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7 Essentials for Your Business Sale Contract When Holding A Note

These days‚ holding a note as part of your business sale is very common. Partly because business purchasers don’t have access to funds like they used to and partly because the seller can charge more interest than she can get in the bank. Regardless of the reason of the rise in popularity‚ when selling your business‚ you have to consider holding a note following a sale or your business purchaser pool will be dramatically decreased. If you find yourself in a position where you are going to provide seller financing as part of your business sale‚ you must make sure that these seven points are covered in your business sale contract. Waiting to discuss these issues at closing is a big mistake and will open the door to renegotiation of the terms (while you are in a much worse bargaining position‚ mind you).

  1. Property and First Lien Position.
    It is essential that the contract list the specific real property that you will use and address the fact that your lien must be in a first lien position at the time of closing. This would prevent the buyer from transferring the property before closing or using the property for other financing.
  2. Insurance.
    The asset purchase agreement also must contain a provision that specifically addresses the insurance that will be required for the duration of the financing. Things happen in life and you want to make sure the buyer maintains adequate insurance to cover your loan in the event of a loss on the property. You should set the required policy terms‚ including the amount of insurance the buyer is required to maintain on the property.
  3. Paying for Preparation of Loan Documents.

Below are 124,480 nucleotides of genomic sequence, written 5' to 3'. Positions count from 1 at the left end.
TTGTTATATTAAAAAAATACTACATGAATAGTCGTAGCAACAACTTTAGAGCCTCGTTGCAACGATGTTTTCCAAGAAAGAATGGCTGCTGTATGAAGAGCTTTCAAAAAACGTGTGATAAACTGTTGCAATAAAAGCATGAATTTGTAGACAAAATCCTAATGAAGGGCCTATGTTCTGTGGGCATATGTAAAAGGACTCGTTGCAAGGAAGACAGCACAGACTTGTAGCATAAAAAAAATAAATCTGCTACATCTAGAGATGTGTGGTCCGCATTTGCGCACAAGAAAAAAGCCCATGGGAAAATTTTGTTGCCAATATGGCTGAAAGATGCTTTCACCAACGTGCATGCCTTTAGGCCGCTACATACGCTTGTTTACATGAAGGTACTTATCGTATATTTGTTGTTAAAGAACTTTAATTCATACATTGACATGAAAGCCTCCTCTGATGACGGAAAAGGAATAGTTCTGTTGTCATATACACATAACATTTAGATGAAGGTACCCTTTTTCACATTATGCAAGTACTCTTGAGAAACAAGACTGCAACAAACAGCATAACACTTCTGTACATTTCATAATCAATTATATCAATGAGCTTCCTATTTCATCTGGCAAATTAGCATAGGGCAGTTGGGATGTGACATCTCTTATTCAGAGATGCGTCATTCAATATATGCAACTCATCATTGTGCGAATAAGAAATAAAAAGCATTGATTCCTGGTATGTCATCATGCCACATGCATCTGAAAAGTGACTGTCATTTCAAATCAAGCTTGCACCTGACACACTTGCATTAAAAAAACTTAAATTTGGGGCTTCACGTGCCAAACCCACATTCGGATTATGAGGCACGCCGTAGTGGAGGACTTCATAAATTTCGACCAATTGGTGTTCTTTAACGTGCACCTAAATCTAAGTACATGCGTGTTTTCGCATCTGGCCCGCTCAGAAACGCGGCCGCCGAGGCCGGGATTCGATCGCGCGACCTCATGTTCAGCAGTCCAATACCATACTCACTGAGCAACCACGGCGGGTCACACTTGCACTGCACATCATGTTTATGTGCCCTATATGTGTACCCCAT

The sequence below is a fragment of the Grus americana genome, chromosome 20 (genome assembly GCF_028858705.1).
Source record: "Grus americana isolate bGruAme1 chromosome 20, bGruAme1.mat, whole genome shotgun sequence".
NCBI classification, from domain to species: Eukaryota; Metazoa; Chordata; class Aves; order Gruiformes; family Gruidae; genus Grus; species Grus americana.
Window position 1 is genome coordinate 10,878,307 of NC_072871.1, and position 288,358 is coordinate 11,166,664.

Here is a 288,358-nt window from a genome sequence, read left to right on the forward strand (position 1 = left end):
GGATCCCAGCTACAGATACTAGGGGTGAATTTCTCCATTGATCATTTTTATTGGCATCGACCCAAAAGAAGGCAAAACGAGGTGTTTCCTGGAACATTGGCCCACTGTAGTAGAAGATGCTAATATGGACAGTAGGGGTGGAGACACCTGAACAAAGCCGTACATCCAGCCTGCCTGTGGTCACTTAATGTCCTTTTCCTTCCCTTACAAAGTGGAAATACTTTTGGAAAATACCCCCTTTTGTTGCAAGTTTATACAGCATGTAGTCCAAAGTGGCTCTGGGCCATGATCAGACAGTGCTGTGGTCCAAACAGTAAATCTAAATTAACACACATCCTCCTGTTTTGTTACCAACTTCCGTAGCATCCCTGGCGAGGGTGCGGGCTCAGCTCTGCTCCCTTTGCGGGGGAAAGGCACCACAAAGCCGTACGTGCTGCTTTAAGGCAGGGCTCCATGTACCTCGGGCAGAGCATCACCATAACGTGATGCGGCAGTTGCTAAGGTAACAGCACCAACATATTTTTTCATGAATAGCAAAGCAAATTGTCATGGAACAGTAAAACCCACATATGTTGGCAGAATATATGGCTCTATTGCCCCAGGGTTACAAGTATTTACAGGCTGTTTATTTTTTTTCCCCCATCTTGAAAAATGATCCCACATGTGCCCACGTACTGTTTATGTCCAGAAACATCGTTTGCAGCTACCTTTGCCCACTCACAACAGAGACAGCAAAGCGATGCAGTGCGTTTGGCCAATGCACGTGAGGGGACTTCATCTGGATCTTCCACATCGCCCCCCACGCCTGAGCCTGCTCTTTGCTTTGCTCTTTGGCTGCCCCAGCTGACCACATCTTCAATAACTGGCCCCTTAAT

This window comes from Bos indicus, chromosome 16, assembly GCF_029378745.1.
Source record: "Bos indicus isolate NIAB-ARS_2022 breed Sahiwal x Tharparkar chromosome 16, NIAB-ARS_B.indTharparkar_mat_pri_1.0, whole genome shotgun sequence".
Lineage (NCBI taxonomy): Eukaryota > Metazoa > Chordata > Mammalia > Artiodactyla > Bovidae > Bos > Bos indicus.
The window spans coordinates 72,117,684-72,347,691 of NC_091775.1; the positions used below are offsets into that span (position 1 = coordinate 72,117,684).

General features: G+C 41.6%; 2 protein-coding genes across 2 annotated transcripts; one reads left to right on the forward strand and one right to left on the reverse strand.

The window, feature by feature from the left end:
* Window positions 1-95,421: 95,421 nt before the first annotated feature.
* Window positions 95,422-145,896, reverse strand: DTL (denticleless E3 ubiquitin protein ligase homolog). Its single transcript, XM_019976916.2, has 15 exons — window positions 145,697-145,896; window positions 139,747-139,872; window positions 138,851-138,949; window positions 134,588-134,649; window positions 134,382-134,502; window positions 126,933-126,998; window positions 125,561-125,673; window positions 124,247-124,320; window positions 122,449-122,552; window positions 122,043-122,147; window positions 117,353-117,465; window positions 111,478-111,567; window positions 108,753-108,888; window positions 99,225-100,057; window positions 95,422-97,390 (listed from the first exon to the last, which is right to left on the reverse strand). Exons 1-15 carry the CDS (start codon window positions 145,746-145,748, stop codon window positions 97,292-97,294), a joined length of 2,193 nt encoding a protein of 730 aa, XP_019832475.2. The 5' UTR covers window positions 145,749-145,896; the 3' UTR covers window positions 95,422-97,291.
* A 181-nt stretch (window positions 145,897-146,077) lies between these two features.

Since your buyer is the one that requires financing‚ you should not be responsible for paying your attorney for preparing these documents. This cost should be passed on to the buyer. The contract should specifically address the fact that the buyer will be responsible for this cost and the amount he will have to pay your attorney for preparing the documents.
  4. Expenses of Obtaining Financing.
    In certain jurisdictions‚ including New York‚ mortgage tax will be due upon recording the mortgage with the county clerk’s office. Additionally‚ in all jurisdictions‚ there is a cost to recording the mortgage and related documents. The cost of these recordings should be absorbed by the buyer and this needs to be addressed in the agreement to avoid any problems or confusion later on.
  5. Appraisal.
    Obtaining an appraisal on the property is important in order to ensure that the value of the property meets your requirements for the financing size. The greater the value of the property‚ the better odds you have of being paid. The contract should address the fact that the agreement is contingent upon obtaining an appraisal of the property that meets your requirements.
  6. Loan Documents.
    The agreement should contain‚ as an exhibit‚ a sample of the loan documents that will be used for the financing and will be required to be signed by the buyer at closing. This avoids any issues concerning the language of the loan documents at closing. You should also specifically list any other documents that you will want to have signed and recorded within the agreement.
  7. No “Right of Setoff”.
    The contract should specifically state that there is no “right of setoff” against the loan payments. What this means is that if the buyer believes that he has an issue with something relating to the transaction‚ that he can withhold the loan payments to offset his potential grievance.

Having these issues addressed in your initial agreement paves the way for a much smoother closing. If the buyer raises any issues during the initial stages‚ you can be happy that you did not waste a few months and can find another buyer during that time.

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